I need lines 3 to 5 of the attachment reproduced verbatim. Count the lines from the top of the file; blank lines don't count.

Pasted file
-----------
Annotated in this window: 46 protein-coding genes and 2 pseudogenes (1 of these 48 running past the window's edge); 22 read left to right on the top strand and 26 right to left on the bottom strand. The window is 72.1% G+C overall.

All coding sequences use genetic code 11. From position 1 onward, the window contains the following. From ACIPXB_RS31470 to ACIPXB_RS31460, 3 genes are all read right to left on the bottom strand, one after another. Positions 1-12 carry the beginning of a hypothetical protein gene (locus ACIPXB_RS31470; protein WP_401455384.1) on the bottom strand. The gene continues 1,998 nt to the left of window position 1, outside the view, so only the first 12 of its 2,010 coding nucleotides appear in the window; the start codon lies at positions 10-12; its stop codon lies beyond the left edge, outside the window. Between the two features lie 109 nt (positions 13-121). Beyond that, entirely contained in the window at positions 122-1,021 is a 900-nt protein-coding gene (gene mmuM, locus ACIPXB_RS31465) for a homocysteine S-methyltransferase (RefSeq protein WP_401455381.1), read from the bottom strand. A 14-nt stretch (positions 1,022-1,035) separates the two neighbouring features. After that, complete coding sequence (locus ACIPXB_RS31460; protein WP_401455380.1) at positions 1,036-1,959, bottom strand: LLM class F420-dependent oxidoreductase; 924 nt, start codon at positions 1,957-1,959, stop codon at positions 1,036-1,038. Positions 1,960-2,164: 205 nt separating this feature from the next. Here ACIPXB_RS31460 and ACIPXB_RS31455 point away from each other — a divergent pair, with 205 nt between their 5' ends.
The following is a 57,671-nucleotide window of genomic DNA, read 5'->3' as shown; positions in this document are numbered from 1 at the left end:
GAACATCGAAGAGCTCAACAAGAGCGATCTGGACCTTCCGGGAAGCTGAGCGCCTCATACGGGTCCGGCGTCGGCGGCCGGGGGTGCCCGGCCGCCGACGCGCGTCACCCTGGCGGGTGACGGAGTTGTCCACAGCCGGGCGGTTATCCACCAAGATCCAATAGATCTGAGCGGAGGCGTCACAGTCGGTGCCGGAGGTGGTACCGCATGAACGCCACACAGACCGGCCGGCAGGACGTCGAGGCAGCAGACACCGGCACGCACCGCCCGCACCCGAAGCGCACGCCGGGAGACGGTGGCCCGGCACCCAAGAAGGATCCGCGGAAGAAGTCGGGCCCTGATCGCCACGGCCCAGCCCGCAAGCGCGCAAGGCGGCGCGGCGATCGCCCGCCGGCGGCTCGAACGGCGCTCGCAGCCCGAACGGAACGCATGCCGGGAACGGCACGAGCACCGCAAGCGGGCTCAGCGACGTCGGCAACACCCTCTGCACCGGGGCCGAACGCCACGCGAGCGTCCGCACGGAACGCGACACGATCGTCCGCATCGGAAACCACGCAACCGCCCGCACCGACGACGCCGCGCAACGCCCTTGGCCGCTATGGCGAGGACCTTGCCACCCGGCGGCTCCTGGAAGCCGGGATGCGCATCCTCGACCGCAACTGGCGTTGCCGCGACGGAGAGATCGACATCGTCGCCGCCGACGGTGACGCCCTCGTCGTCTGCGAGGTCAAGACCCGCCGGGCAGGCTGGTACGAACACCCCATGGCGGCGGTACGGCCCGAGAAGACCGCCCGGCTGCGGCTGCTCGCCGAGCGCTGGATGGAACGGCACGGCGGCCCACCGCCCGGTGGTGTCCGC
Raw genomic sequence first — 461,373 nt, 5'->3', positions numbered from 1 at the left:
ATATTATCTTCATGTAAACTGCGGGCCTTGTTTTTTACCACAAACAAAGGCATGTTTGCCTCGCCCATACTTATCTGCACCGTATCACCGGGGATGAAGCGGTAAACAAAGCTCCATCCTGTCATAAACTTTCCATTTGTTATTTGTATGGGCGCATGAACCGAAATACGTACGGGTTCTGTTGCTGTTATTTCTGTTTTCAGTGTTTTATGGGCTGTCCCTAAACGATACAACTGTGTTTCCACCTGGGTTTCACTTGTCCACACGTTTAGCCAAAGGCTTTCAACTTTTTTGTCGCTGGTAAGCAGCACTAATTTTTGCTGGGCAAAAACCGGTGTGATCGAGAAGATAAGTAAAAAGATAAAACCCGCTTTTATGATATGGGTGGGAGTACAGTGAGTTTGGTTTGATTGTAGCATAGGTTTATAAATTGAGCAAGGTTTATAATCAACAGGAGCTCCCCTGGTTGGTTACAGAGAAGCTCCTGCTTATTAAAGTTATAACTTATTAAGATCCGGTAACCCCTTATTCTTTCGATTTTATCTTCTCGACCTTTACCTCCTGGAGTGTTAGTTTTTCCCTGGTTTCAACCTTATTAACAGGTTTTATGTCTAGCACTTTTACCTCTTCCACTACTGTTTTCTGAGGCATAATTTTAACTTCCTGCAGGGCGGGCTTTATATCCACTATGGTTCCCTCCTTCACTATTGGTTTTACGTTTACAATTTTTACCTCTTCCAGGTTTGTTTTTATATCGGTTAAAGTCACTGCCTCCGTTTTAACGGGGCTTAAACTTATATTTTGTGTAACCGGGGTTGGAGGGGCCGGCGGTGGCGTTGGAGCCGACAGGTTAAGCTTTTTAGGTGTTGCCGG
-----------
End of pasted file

The following is a 57,671-nucleotide window of genomic DNA, read 5'->3' as shown; positions in this document are numbered from 1 at the left end:
GAACATCGAAGAGCTCAACAAGAGCGATCTGGACCTTCCGGGAAGCTGAGCGCCTCATACGGGTCCGGCGTCGGCGGCCGGGGGTGCCCGGCCGCCGACGCGCGTCACCCTGGCGGGTGACGGAGTTGTCCACAGCCGGGCGGTTATCCACCAAGATCCAATAGATCTGAGCGGAGGCGTCACAGTCGGTGCCGGAGGTGGTACCGCATGAACGCCACACAGACCGGCCGGCAGGACGTCGAGGCAGCAGACACCGGCACGCACCGCCCGCACCCGAAGCGCACGCCGGGAGACGGTGGCCCGGCACCCAAGAAGGATCCGCGGAAGAAGTCGGGCCCTGATCGCCACGGCCCAGCCCGCAAGCGCGCAAGGCGGCGCGGCGATCGCCCGCCGGCGGCTCGAACGGCGCTCGCAGCCCGAACGGAACGCATGCCGGGAACGGCACGAGCACCGCAAGCGGGCTCAGCGACGTCGGCAACACCCTCTGCACCGGGGCCGAACGCCACGCGAGCGTCCGCACGGAACGCGACACGATCGTCCGCATCGGAAACCACGCAACCGCCCGCACCGACGACGCCGCGCAACGCCCTTGGCCGCTATGGCGAGGACCTTGCCACCCGGCGGCTCCTGGAAGCCGGGATGCGCATCCTCGACCGCAACTGGCGTTGCCGCGACGGAGAGATCGACATCGTCGCCGCCGACGGTGACGCCCTCGTCGTCTGCGAGGTCAAGACCCGCCGGGCAGGCTGGTACGAACACCCCATGGCGGCGGTACGGCCCGAGAAGACCGCCCGGCTGCGGCTGCTCGCCGAGCGCTGGATGGAACGGCACGGCGGCCCACCGCCCGGTGGTGTCCGC
Raw genomic sequence first — 461,373 nt, 5'->3', positions numbered from 1 at the left: